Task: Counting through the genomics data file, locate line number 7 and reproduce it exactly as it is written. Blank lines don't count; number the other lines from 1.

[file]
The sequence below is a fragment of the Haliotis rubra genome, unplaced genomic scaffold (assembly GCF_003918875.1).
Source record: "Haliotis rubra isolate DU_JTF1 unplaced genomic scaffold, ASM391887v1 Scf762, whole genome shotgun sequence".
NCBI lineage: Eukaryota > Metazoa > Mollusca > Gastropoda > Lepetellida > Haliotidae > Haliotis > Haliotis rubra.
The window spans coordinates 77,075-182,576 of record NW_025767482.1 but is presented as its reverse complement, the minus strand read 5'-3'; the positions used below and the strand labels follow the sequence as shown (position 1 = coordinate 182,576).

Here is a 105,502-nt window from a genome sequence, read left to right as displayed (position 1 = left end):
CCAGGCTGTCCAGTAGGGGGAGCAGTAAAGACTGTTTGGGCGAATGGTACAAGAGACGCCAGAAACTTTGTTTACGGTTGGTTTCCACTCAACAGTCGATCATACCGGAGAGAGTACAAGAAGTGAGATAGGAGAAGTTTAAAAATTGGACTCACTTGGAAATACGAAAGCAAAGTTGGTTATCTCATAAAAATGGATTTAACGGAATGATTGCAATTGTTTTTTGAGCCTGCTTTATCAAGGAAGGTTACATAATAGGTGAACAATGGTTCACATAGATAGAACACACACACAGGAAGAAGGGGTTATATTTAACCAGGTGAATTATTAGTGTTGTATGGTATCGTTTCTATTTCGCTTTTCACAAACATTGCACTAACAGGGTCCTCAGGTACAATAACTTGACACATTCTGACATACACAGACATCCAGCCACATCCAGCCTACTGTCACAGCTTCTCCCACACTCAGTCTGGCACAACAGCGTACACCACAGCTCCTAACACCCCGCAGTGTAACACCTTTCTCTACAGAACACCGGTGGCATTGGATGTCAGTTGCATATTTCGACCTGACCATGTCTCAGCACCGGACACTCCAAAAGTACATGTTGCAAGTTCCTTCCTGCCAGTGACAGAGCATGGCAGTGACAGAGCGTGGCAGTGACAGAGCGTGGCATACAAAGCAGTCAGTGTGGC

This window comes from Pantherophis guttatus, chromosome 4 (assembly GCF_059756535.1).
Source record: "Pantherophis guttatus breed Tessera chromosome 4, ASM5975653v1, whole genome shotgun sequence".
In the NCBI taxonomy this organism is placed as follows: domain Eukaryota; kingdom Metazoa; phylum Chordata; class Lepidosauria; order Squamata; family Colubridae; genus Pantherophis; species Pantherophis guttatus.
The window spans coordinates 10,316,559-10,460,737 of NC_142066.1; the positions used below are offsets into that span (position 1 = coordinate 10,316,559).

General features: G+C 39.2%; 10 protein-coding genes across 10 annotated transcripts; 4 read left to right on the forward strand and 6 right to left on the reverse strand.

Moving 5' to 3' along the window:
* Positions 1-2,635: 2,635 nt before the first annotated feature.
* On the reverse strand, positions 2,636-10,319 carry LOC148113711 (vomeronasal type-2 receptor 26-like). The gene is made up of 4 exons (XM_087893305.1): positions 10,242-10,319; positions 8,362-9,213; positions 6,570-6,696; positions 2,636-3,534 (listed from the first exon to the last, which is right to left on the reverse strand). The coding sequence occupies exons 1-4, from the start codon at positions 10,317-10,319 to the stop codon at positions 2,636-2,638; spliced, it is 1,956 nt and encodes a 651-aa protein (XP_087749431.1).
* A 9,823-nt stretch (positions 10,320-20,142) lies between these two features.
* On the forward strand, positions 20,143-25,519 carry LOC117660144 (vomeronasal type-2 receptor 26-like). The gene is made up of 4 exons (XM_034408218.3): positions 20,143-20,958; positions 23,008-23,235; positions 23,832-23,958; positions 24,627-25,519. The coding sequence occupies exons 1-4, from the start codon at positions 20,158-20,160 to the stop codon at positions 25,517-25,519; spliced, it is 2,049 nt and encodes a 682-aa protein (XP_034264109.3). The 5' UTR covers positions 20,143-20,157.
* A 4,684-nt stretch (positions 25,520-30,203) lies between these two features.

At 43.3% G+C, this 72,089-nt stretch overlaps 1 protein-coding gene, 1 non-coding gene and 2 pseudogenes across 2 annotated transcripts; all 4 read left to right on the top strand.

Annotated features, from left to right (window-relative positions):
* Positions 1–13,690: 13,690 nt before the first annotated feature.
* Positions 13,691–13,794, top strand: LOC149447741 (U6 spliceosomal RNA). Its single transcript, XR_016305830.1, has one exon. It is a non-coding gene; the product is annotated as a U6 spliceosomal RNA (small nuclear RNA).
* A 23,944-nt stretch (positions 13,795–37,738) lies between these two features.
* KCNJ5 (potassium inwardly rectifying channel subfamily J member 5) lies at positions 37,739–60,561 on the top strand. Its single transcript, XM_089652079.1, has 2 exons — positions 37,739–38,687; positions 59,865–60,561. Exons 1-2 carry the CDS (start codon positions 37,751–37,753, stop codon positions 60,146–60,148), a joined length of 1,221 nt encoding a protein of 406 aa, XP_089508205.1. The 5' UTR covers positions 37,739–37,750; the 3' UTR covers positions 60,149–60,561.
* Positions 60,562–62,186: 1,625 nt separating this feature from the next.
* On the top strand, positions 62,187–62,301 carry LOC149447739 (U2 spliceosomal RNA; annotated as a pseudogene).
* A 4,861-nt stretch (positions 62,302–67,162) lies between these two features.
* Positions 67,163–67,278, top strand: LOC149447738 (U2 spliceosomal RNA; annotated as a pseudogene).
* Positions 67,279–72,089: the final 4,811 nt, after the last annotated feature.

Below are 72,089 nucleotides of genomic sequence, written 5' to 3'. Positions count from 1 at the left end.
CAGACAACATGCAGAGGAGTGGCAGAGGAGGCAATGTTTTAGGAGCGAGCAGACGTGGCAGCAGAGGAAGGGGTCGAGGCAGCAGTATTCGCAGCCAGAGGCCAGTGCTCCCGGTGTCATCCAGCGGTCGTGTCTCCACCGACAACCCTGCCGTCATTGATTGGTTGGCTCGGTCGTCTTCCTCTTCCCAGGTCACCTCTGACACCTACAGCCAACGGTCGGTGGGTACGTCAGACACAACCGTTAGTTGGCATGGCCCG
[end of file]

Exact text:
This window comes from Pantherophis guttatus, chromosome 4 (assembly GCF_059756535.1).